2003:115th birth anniversary

A COMMUNIST Party does not celebrate the birth anniversary of a departed leader merely as a pleasant ritual. The occasion when a leader is remembered is utilised to look back on the stream of political-ideological developments that had taken place since while drawing the correct lessons from the experience. The notion of history is innately associated with the process of remembrance of things past.

Thus, when the Bengal unit of the CPI(M) celebrated, on August 5, the 115th birth anniversary of one of the pioneers of the communist movement in India, Comrade Muzaffar Ahmad, it was an occasion to recall the time past and take a fresh look at the time present.

Speaking on the occasion at the overcrowded central hall Sabha held at the Mahajati Sadan in central Kolkata, state secretary of the Bengal unit of the CPI(M), Anil Biswas said that by recalling the memories of the departed leader, one was able to have a better perspective on present-day developments. The process of comparison and the probe into the past served the purpose of imparting clarity of thought in understanding and implementing the political-ideological drive while further strengthening the roots of the Party organisation, said Biswas.

Muzaffar Ahmad, popularly known as Kakababu, said Biswas, was a true internationalist. Biswas went on to cite the letter that Subodh Roy of the CPI(M) state centre could unearth from a pile of unorganised material at the National Archives some time back. In that letter, Comrade Muzaffar Ahmad had written to the Communist International on behalf of the Bharat Samyatantra Samity (or, the Indian Socialist Association) conveying the resolve that the Society “is formed with the object of spreading socialism in Bharatvarsha, or India, as it was called by the English.”

The Communist Party of India (Marxist), said Biswas, could carry out a wide political-ideological struggle since the time of Comrade Kakababu in the 1920s and thus could undergo a continuous stream of growth even after the communist movement in India had split into two in the year 1964. Comrade Kakababu, added Biswas, had also stressed on building up the organisational strength of the Party. Following that dictum rigorously, the Party in Bengal could grow from 17,000 Party members in 1964 to 2,60,000 in 2003.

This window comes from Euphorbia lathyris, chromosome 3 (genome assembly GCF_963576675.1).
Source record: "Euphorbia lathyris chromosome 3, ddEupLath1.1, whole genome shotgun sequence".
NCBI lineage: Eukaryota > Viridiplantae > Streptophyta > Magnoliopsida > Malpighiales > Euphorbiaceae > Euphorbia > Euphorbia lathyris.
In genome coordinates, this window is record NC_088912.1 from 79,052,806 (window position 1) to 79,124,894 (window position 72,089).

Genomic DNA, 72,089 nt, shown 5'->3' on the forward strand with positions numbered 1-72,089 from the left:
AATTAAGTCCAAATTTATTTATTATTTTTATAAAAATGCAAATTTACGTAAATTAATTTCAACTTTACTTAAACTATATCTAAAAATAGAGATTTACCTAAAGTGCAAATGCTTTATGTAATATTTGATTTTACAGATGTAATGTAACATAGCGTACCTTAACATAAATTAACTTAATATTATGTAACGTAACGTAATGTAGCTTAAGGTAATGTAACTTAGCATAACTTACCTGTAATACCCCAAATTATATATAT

Biswas also noted how more and more people came forward to vote for the CPI(M) over the years. Thirty CPI(M) members of parliament represent the state, said Biswas. The CPI(M), along with the Left Front constituents, controls 15 Zilla Parishads. The Party and the Left Front have recently won no less than 5,754 Panchayat Samities and 30,000 Gram Panchayats. The vote percentage has gone up by 4 per cent since the 2001 assembly polls. The success came in the wake of a widening and strengthening of mass movements, said Anil Biswas.

The poor look to the CPI(M) for “we represent their interests in full,” stated Biswas and he added to say that “we look after the interests of the poor by carrying along with us the bulk of low-income and middle-income groups of people.” Biswas called for a relentless struggle in the days ahead for further strengthening of the political-ideological and organisational base of the Party and said, “That would be a fitting tribute to the memory of the communist pioneer, Comrade Muzaffar Ahmad.”

In his address, Polit Bureau member of the CPI(M), Jyoti Basu said that the task before the Party in the forthcoming Lok Sabha election was to ensure a big defeat for the BJP and its cohorts. He said that the democratically-elected and popular Left Front government could continue with fervour in Bengal because it was involved with the upkeep of the people’s interests and because it never strayed away from the path of mass struggles and mass movements. The task now was to ensure that the strength of the Party and of the Left in Bengal was suitably reflected nationwide, and waging struggles and more struggles alone could bring this about.

Sharply critical of the BJP-led union government as ever, Jyoti Basu spoke about building up big mass movements nationwide before which the BJP would be swept aside like straws in the wind, as he put it. Dubbing the BJP as an outfit of religious fundamentalists, Basu charged the union government of servility to US imperialism. He said it was organising a sell out of the nation’s economic and political sovereignty and making no bones about this shameless act of theirs. Such a government said Basu, had no right to clamp down its regime on India, and must be forced to go. Comrade Kakababu’s birth anniversary should be an ideal occasion to take a pledge in this direction, concluded Basu.

On the occasion, veteran CPI(M) leader, Samar Mukherjee declared that the Muzaffar Ahmad memorial prize for English would go to the illustrious historian, Dr Romila Thapar for her magisterial work, Early India while that for Bengali would be awarded to the well-known Bengali poet, and a junior contemporary of Comrade Muzaffar Ahmad, Golam Kuddus for his book of essays, Yuga-sandhikshan (or, Confluence of the Ages). Buddhadeb Bhattacharjee introduced the books to the audience. Biman Basu, a Polit Bureau member of the CPI(M), presided over the occasion.

Comrade Muzaffar Ahmad birth anniversary was observed throughout the state through conventions and rallies on the day.-----B Prasant

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